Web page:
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Photo of 2nd Circuit Court of Appeals Rules that Title VII of the Civil Right Act of 1964 Protects Against Discrimination on the Basis of Sexual Orientation

2nd Circuit Court of Appeals Rules that Title VII of the Civil Right Act of 1964 Protects Against Discrimination on the Basis of Sexual Orientation

Labor & Employment and Employment Litigation Alert
February 27, 2018

On Monday, the U.S. Court of Appeals for the 2nd Circuit issued a decision that discrimination on the basis of sexual orientation is a violation of Title VII of the Civil Rights Act of 1964, Zanda v. Altitude Express, Inc., Docket No. 15-3775 (2d. Cir February 26, 2018).This decision, which will likely be appealed to the U.S. Supreme Court, indicates that sexual orientation discrimination in the workplace is actionable under federal law. The ruling overturned previous 2nd Circuit precedent from 2005 holding that sexual orientation claims, including claims that being gay or lesbian constitutes nonconformity with a gender stereotype, are not actionable under Title VII.

In overturning that precedent, the 2nd Circuit ruled this week that sexual orientation discrimination “constitutes a form of discrimination ‘because of… sex’ in violation of Title VII.” The Court reasoned that:

Because one cannot fully define a person’s sexual orientation without identifying his or her sex, sexual orientation is a function of sex. Indeed sexual orientation is doubly delineated by sex because it is a function of both a person’s sex and the sex of those to whom he or she is attracted. Logically, because sexual orientation is a function of sex and sex is a protected characteristic under Title VII, it follows that sexual orientation is also protected.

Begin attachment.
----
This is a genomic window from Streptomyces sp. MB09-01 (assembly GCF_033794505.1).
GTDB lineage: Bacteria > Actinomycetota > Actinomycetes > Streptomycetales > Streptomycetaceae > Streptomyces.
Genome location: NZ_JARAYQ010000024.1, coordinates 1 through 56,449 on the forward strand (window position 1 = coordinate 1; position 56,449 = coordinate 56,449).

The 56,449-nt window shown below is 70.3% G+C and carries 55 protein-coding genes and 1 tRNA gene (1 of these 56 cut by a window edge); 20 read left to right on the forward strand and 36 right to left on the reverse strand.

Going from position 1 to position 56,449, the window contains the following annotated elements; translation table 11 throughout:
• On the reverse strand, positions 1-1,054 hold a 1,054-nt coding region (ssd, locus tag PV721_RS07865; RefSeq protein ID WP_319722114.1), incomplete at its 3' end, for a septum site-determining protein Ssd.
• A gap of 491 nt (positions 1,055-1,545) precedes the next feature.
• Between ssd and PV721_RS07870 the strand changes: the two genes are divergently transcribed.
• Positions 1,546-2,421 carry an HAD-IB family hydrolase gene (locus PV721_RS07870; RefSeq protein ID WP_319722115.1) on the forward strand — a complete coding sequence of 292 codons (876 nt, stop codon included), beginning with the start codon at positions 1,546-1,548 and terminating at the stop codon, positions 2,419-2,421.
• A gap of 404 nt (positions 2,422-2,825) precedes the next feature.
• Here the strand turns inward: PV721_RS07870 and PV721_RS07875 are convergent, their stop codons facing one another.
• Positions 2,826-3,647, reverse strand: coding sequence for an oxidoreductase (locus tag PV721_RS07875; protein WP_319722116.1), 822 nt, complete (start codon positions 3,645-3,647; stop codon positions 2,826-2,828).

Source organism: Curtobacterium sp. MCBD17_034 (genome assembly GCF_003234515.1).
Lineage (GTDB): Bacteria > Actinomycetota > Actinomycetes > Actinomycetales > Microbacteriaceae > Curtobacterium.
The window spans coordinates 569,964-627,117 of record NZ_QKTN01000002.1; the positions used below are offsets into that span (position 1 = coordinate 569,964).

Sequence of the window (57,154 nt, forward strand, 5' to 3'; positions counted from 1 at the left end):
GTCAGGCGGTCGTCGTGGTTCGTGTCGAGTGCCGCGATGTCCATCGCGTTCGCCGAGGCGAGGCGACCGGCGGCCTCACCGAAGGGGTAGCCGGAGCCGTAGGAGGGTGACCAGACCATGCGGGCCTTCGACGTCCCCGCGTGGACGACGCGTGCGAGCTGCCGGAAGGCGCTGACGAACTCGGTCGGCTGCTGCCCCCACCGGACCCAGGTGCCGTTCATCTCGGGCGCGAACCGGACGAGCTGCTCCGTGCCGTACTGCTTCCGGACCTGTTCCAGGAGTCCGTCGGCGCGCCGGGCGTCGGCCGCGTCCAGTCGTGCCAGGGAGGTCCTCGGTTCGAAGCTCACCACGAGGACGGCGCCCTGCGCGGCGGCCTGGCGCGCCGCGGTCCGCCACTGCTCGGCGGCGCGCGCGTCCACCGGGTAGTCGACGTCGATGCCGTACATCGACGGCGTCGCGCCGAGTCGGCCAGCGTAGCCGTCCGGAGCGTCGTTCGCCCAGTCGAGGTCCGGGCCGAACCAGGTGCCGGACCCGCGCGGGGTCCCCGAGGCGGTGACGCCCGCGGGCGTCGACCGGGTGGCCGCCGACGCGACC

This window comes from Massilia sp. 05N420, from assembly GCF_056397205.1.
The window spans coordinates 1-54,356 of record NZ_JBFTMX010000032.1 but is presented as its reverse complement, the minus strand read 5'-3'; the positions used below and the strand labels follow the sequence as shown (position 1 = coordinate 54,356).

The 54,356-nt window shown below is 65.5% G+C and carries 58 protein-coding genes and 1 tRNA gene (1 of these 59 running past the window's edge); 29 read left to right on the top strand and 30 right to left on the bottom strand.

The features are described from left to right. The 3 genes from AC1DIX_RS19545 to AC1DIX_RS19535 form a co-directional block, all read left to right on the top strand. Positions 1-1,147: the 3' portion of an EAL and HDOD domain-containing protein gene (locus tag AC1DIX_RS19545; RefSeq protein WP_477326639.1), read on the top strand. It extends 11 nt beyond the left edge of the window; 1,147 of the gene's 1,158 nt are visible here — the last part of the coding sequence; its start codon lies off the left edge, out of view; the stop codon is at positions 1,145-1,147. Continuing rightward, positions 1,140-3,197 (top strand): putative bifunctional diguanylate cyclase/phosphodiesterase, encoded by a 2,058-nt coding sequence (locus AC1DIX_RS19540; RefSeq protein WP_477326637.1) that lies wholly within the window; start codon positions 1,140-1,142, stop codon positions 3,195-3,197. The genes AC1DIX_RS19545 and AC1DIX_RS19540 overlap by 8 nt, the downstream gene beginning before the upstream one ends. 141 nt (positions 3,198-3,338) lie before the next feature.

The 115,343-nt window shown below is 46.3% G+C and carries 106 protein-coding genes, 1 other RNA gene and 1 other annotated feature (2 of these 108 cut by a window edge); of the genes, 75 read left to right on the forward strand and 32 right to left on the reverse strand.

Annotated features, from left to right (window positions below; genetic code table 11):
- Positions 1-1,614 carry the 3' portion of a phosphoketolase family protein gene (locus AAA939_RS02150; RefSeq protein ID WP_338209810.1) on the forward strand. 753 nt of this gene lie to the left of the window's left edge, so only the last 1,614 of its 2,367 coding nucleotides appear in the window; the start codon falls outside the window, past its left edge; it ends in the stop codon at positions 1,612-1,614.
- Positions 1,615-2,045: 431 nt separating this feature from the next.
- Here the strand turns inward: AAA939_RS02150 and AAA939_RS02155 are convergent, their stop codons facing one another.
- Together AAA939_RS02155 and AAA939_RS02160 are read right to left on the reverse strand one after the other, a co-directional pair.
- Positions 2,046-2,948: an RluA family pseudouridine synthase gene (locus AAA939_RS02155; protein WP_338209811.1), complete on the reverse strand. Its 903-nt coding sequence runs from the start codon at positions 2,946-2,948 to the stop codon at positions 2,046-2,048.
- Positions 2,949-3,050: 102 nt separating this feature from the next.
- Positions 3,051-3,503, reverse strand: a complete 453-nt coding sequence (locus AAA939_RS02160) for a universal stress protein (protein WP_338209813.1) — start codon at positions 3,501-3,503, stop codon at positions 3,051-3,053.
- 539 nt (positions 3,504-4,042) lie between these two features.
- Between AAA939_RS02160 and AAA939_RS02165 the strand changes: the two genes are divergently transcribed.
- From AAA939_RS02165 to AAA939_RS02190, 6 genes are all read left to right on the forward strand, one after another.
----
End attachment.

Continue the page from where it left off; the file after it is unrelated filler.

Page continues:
The ruling is consistent with a shift at the U.S. Equal Employment Opportunity Commission. In July of 2015, the EEOC determined that the analysis under Title VII coverage of a sexual orientation claim “is the same as any other Title VII case involving allegations of sex discrimination – whether the [employer] has ‘relied on sex-based considerations’ or ‘take[n] gender into account’ when taking the challenged employment action.’”

In New York State, sexual orientation discrimination has been unlawful since 2002. At that time, the New York State Legislature amended the New York State Human Rights Law to prohibit discrimination based on sexual orientation commensurate with the protections applied to all other protected classes under the law, such as race, color and sex. Similar protections are also offered under the New York City Human Rights Law.

Even given the long standing recognition of sexual orientation claims under state law, this case will surely encourage a significant surge in the number of employment discrimination claims on the basis of sexual orientation. Moreover, there will likely be a wave of claims by employees and former employees who claim discrimination on the basis of a perception regarding their sexual orientation. It is important for employers to review and revise all of their policies and procedures to be inclusive of sexual orientation as a protected classification. Policies must be tailored to protect against and be prepared to defend these claims. To that end, employers should be sure all written employment policies and posters are up to date. Moreover, employer training related to anti-discrimination and anti-harassment – which should be undertaken on a regular basis – should specifically address sexual orientation.